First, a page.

“It will be easy money!” said Tom with delight, his ears flopping up and down as he bounced on my bed. A little stuffing leaked from his head and drifted in the still air like a snowflake down to the box spring, and was subsequently launched back into the air as the plush rabbit propels himself upwards

I’m not a big boy, no big thoughts, no big plans, but this was looking good. And it was simple, easy for me to remember. I stare out the window as Tommy talks, enjoying its pleasant view of the other side of the oddly shaped, listing farmhouse.

“We’ll have enough to buy milk, food, NEW CLOTHES! We could buy stitches!”

Tom pats at his ripped head as he says this, and I feel a twinge of guilt. My only friend, Tommy the Rabbit, bounces on the bed. His full title, ‘Lobotomy’ as my mother would say, is the only help I have here; in my home. I regretfully scalped him in a fit of rage after being locked outside for three days over summer as punishment for his misdeeds – cracking the basement concrete in our attempt to tunnel our way out of the farm and into town. I had no hand in this, but took the fall anyway.

The sun is almost all the way down by the time I’ve slipped out of the shackle around my wrist, and started jigging the door to my room open with the pieces of wire bravely procured by my stuffed little friend from the wall, and in minutes we’re free. Creeping quietly through the long halls, with their rough, unfinished wood floors. Tom is moving significantly quieter than I as a splinter pricks my bare foot painfully and I squeak in discomfort, the floor squeaking back as I hop on one foot. Tom furiously shushes me as we regain our pace and keep moving through the dark farmhouse. There are no lights, Mother says we don’t need to see at night cause we’re supposed to be asleep, and she doesn’t need lights; she can see in the dark. We’ve made our way to our destination: the cellar door. Together Tom and I heave the door open, trying not to let the rusty hinges screech too loud, and then scurry past the door frame, and down the stairs beyond. This is where our first real hurdle arrives, a basement has no windows, and the house has no lights. At the foot of the stairs, in the slightest gloom from above, I reach into Tommy’s split head and dog through the stuffing to retrieve my book of matches, swiped from next to the wood stove a few weeks ago. Striking one, I’m greeted with a familiar sight in the light it casts across the basement. Boxes everywhere.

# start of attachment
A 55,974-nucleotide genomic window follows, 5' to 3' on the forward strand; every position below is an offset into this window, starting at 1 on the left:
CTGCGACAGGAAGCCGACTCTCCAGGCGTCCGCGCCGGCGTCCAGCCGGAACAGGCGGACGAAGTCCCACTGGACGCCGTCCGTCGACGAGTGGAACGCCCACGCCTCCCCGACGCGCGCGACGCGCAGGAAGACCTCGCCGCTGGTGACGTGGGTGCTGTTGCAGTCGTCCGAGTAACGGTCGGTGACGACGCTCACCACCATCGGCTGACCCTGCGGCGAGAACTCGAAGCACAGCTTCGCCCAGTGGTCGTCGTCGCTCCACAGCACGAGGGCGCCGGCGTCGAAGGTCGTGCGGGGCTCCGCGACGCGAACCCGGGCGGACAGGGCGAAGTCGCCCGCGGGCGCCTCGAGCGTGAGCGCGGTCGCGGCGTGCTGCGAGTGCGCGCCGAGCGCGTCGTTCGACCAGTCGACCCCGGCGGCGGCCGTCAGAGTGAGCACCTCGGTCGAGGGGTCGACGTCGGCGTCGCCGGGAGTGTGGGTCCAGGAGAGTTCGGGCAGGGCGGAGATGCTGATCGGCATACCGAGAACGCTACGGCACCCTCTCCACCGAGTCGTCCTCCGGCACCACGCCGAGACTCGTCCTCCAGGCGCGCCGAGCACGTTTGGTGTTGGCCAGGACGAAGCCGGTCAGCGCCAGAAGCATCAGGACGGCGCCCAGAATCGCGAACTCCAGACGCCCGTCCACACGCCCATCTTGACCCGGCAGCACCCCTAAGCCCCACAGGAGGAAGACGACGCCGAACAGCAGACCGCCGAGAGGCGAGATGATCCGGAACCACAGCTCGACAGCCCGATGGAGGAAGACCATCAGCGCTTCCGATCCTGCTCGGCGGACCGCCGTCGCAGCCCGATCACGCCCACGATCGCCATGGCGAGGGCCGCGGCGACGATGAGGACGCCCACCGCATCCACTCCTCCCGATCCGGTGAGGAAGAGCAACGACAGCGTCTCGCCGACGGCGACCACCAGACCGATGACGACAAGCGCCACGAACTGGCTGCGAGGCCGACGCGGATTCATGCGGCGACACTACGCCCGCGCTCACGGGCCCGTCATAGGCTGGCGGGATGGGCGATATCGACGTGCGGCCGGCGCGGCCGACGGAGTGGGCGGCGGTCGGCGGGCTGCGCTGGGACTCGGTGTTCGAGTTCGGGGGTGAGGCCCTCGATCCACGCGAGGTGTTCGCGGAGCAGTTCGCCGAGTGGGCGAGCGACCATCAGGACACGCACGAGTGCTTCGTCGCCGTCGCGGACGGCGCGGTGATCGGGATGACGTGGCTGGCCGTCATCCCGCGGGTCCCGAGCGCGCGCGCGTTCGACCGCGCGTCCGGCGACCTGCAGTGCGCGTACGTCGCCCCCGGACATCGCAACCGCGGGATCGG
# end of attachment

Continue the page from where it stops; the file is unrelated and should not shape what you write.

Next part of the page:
Upon the mountain of wooden and cardboard containers, I stand sawing at a leather strap holding together a little pine box. We’ve cracked open or unearthed four other boxes already, each so far holding what we want: cash. I’ve almost made it through the strap with my chipped piece of steel, and at last the leather is frayed enough to part. I hurl the box down and it clatters open loudly, Tommy quickly scrounges up all the belongings scattered in its fall. Buttons, trinkets, a tarnished watch, and at last a few coins and a crumpled five dollar bill. I woop in triumph as I get right back to rooting through the hill of hoarded belongings, stowed away by the generations of my family who lived their whole lives within this house. I wrestle with a particularly disintegrated cardboard box full of papers, brushing away paper dust and mouse droppings as I plunge deeper into the crust of the basement, and as I swipe and scoop at the mess in the hole I’ve made, a little black box with a metal emblem glints against my eye in the candle light. I excavate further until finally I heave the box into my lap, and revel at my discovery. Buried deep in the hoard, I have discovered what mama long claimed was destroyed. The little black leather box, no larger than a bible, bears proudly the silver badge of Colt.